Moments like these made me wholly forgive the film's flaws. These quiet grace notes offset the obligatory thread resolutions and lopsided pacing to give me all I've ever wanted from these movies, a moment to simply appreciate these characters. Radcliffe, Watson and Grint say everything best when they say nothing at all, and I was infinitely happy to see Matthew Lewis finally get his moment to shine as Neville. Without the St. Mungo's scene from Order of the Phoenix to capture Neville's fears and furies, Lewis got unfairly shafted a few years back, but it is staggering to look at this handsome, convicted man when one thinks of the British-toothed, pudgy weakling we met shamelessly crawling around a train looking for a toad. Now we see a man purged of fear, so defiant he can confront Voldemort without flinching. While Harry is quietly resolving to die for his cause, it is Neville who emerges the action hero.

In the past (and present, and likely future) I've criticized the Harry Potter films for a sense of deflated tension, of perennial anticlimax, yet Yates deliberately films the end with a far more downbeat, human note than the book's epic sweep. Rather than pit Harry against Voldemort with an onlooking crowd waiting to cheer, Yates separates them as the others fight. I'm sure this is indicative of seeing the film on Sunday rather than a midnight Friday showing, but I found it worth noting that my crowd justifiably went nuts over Molly Weasley's big moment and Neville's blow to Nagini, but no one made a sound at the conclusion of Harry's and Voldemort's duel. It's not a moment of victory but a whispered release, a relieving knowledge that it's all over. It's a tone Yates carries into the aftermath, one not of revelry but reflection. Yates even manages to make that god-awful epilogue bearable, cheese, bad makeup and all.

Most importantly, Yates' presentation of the climax shows a clear understanding of the overriding hope and dream of the main characters locked in this epic, fated struggle: normalcy. Rowling quickly subverted the wonder of her own series to refashion the wizarding world into one with the same basic conflicts and human developments as our own, with admittedly mixed results. But if waywardly metaphorical takes on puberty or inevitable romances delayed for plot convenience didn't work, Rowling always had a steady hand on the humility of the Boy Who Lived and how badly he just wanted to get on with his life. I've often wondered why international wizards feature so rarely in this series, with only a cursory mention of continental wizards and no Americans whatsoever; but the thoroughly British sensibility of this series has never been more plainly evident.

Rowling's world is one where a power-regulating bureaucracy is the best form of government, where magic is strengthened by love and empathy, and a quiet, content family life beats saving the world any day, even though one must sacrifice to save that world when it is threatened. Harry Potter has lost numerous loved ones throughout his life, faced death and vanquished evil, but that is all the price for happiness, not heroic triumph. I cannot say this is the best installment of the series—my spare comments for the whole middle act reflect my general lack of enthusiasm for its pacing issues and awkward staging, and Yates bungles Ron and Hermione's kiss—but this is the only film to truly remind me why I fell in love with this world and these characters in the first place. I wanted to see them win not for the thrill of it, but because I felt they deserved happy lives. I didn't feel the same wave of feeling that I did when I first read the book and knew the journey was over, but Deathly Hallows Part 2 made me truly, deeply care about these people for the first time in years, and perhaps it's fitting that my muted, relieved satisfaction matches their own.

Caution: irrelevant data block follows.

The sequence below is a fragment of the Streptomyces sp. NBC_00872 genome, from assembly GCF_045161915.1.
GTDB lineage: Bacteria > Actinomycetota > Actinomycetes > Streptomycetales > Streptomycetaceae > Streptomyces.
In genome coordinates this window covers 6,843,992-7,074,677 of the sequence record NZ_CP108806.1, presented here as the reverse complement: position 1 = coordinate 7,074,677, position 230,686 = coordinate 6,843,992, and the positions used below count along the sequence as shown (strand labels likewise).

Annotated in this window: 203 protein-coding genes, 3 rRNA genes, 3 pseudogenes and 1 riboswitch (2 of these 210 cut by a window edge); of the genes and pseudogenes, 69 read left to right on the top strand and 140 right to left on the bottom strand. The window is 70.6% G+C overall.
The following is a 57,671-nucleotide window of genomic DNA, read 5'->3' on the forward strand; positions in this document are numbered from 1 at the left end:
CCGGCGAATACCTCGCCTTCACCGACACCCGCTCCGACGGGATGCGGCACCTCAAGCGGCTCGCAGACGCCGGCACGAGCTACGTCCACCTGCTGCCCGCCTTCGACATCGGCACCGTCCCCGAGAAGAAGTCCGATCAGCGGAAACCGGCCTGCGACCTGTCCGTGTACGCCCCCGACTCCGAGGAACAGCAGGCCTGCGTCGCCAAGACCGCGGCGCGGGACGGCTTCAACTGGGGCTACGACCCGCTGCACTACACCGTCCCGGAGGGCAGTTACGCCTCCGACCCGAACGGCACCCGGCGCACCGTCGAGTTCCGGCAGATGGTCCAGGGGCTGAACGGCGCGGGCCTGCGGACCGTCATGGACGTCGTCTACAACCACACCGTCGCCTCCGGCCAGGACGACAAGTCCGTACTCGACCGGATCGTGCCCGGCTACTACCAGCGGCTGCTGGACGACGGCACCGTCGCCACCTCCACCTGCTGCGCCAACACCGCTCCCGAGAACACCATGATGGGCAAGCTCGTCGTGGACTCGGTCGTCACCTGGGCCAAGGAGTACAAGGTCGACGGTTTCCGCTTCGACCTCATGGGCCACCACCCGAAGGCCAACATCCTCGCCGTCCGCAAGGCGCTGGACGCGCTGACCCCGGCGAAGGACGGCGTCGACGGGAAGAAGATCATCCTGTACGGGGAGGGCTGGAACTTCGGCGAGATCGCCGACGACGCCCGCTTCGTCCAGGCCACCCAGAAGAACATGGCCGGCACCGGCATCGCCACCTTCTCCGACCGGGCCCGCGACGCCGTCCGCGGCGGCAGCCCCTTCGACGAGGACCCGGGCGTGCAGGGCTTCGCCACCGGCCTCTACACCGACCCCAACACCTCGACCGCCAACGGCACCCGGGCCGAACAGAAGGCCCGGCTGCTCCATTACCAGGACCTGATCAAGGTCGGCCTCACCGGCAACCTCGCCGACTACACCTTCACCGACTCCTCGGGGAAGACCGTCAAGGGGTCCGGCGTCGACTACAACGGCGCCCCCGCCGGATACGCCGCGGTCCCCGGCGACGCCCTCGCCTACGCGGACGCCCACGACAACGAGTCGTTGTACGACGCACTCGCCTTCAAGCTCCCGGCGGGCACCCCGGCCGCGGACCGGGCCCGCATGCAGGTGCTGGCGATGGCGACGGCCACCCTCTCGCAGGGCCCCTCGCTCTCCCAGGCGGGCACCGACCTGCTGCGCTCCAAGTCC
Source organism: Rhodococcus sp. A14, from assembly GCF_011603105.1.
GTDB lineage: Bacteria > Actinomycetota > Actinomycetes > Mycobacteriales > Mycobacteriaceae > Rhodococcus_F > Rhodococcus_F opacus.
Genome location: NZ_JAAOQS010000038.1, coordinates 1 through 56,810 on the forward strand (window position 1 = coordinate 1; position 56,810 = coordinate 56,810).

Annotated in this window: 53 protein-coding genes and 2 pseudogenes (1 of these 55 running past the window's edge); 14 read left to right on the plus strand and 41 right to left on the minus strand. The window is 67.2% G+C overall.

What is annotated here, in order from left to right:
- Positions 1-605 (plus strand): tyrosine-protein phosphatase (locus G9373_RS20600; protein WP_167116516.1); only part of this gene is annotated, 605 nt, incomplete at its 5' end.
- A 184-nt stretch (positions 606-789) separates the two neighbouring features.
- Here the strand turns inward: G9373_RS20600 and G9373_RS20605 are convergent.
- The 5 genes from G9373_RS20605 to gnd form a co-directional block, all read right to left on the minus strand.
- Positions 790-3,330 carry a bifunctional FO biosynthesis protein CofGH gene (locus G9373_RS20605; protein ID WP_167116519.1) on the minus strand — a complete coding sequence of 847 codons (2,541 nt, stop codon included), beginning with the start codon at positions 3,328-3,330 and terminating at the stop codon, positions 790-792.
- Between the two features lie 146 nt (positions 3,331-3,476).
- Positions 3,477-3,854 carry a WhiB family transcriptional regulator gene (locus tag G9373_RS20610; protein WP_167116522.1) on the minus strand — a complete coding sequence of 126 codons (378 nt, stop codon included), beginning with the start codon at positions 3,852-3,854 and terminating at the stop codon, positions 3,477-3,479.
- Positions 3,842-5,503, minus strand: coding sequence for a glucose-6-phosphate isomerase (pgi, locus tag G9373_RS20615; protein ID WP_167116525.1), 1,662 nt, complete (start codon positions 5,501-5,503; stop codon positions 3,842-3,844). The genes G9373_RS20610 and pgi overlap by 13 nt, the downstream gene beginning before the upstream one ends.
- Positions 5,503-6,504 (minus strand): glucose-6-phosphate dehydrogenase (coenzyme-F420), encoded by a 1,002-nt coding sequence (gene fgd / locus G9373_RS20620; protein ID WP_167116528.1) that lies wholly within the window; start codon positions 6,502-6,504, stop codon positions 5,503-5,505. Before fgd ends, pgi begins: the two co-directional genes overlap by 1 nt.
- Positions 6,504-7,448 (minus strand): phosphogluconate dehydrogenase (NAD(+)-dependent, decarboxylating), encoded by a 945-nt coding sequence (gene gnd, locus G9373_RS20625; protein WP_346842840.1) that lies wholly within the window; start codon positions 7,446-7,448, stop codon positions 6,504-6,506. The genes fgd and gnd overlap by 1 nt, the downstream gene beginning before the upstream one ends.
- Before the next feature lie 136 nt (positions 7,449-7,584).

1. I really like the way you've highlighted the various moments in the film that worked for you and tied them into Yates' style of filmmaking. One of the things my friends and I pointed out upon leaving the theatre was how anti-climactic a lot of the action beats seemed, but the quieter character beats amidst the action worked much better - you said it better than we did.

    I'm not sure I agree with you on everything, though - I thought Molly and Bellatrix's fight was one of the most spectacularly unclimactic moments that SHOULD have been epic. I got a thrill from going "ooh, Molly is fighting Bellatrix," but then it was over so quickly and with no stakes. I also felt like the "elegiac moments of sorrow" over Fred, Tonks, Remus, etc. were only meaningful because of what we brought in from the books; but it's been a whle since I read them. Certainly only fans of the series would have any idea who these people are - but I do kind of like that aspect; I like the way the film basically says "whatever, not going to bother catching you up" to anybody who hasn't seen the rest of the series or read the books.

    I did LOVE the opening pan over Hogwarts with the dementors lying silently in wait and Snape overlooking the place, all of McGonagall's moments, and everything with Neville. I thought all that was handled really well. And also the flashback in the pensieve was really well-done, getting across a lot of content in a very short and well-edited way. Overall, a fitting conclusion to what is a far more solid film series than I ever expected this to be.

  2. In fairness, I found the Bellatrix/Molly fight sort of inane and arbitrary in the book, and it was just as terse on the page as it was here. Admittedly, Molly's big line was just silly when actually blurted out, but the conclusion sent a thrill through the crowd, far more than for Voldy's death, which is played on a much quieter note.

    As for Tonks, Remus et al., I get what you're saying, but this was the eighth film. If someone came to see this with no foreknowledge of the books or even movies, honestly I don't know what the hell they're thinking. And I say that as a big proponent of adaptations needing to stand independent of source material. In the book, I found mention of these deaths cheap; they just seemed thrown in there for impact. But seeing Tonk and Remus or Fred lying there worked so much better as a quiet interlude of loss where the book just felt like it was ticking off names. It also helps that the film series has done such a poor job of setting up its own emotional stakes that I'm willing to forgive an awkward play for sympathy when it actually works.